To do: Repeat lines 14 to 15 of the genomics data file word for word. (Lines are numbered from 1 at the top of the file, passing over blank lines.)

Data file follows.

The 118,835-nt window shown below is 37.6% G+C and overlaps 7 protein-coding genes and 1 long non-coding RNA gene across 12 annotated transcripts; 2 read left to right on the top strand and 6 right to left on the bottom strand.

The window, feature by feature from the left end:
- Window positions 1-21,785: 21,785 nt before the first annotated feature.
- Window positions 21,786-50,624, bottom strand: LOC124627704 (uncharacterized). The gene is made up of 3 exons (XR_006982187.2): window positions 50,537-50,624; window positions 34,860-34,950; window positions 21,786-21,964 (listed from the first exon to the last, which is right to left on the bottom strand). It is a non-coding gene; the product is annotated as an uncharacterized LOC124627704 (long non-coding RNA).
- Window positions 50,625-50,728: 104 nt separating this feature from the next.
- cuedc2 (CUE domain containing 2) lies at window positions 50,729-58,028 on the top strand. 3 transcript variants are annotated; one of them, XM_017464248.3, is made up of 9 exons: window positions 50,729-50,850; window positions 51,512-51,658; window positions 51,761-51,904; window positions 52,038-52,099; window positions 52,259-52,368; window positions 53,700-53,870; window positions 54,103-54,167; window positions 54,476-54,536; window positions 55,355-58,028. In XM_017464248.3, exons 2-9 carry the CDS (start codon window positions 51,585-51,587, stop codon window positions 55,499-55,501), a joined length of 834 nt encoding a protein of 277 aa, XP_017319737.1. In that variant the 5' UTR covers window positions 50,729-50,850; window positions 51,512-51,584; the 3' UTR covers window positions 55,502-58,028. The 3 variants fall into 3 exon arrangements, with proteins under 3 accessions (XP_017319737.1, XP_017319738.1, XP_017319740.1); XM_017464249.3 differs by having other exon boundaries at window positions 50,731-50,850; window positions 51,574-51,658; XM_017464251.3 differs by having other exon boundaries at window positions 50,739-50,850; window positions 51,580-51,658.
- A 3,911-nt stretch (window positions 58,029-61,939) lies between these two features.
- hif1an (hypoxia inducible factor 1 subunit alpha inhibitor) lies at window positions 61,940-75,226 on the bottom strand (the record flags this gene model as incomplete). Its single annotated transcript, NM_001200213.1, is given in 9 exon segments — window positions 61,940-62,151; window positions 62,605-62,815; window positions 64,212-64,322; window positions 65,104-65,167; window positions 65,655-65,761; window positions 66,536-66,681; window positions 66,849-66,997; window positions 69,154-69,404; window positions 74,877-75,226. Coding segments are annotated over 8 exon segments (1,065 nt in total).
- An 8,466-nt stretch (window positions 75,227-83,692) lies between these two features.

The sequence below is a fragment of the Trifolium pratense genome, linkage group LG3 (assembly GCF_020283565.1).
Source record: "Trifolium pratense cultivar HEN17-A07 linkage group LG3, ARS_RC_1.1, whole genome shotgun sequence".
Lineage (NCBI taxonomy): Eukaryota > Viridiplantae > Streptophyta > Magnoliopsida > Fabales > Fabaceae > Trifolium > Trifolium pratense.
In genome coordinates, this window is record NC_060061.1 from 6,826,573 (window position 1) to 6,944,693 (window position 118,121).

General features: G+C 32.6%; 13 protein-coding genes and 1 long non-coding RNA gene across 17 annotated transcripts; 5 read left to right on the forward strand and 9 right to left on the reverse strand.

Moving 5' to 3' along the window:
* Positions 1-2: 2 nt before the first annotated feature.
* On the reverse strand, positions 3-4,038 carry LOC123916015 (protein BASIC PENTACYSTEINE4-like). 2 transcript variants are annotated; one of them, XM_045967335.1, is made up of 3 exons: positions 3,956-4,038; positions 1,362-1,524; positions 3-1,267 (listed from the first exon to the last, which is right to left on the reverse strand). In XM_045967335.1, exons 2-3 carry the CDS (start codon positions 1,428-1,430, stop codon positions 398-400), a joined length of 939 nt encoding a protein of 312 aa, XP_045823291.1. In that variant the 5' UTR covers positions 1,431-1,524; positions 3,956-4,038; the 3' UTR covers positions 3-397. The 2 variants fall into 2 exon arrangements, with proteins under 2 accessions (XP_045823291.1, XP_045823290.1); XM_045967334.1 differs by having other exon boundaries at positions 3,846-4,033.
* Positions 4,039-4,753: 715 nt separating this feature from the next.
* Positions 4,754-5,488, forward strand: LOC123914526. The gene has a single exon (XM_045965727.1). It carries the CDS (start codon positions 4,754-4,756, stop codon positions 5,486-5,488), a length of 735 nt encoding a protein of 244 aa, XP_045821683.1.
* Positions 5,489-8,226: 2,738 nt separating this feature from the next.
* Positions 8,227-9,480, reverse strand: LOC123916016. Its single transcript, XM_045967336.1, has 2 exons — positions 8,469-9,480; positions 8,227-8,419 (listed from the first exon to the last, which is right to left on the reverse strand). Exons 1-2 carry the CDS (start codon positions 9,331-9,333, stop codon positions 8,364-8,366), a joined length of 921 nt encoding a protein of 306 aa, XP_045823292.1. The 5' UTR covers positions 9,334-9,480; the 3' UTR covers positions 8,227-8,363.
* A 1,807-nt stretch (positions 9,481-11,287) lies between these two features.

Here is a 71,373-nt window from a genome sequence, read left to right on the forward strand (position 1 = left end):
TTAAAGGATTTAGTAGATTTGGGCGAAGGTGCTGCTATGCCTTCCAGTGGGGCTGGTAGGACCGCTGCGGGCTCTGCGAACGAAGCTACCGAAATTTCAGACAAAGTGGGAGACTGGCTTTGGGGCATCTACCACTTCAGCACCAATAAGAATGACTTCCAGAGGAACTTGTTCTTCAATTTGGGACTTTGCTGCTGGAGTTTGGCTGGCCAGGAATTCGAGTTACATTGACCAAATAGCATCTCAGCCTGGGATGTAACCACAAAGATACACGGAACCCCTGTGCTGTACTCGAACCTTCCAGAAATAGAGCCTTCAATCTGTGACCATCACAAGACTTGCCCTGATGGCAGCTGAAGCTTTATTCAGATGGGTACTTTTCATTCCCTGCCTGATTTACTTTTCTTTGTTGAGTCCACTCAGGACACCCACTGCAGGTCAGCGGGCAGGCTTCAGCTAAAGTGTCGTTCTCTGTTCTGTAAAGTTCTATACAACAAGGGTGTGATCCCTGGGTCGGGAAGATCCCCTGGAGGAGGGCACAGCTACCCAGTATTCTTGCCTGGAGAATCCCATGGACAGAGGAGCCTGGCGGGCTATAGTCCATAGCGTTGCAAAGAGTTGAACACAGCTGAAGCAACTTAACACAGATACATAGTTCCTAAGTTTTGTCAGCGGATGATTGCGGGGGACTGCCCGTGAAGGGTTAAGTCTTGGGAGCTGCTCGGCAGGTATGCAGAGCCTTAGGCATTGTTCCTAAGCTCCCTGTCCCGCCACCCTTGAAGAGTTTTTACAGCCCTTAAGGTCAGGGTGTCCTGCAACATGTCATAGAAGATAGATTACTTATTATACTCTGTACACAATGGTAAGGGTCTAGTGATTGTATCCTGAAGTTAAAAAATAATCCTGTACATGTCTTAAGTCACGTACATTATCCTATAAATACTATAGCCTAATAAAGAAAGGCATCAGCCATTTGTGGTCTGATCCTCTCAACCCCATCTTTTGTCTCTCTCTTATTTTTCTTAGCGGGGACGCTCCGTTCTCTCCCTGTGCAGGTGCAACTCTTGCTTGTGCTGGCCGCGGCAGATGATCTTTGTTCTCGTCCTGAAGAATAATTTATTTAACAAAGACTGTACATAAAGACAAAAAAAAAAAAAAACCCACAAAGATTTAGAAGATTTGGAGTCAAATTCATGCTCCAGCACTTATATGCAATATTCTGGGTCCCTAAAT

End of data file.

General features: G+C 32.6%; 13 protein-coding genes and 1 long non-coding RNA gene across 17 annotated transcripts; 5 read left to right on the forward strand and 9 right to left on the reverse strand.

Moving 5' to 3' along the window: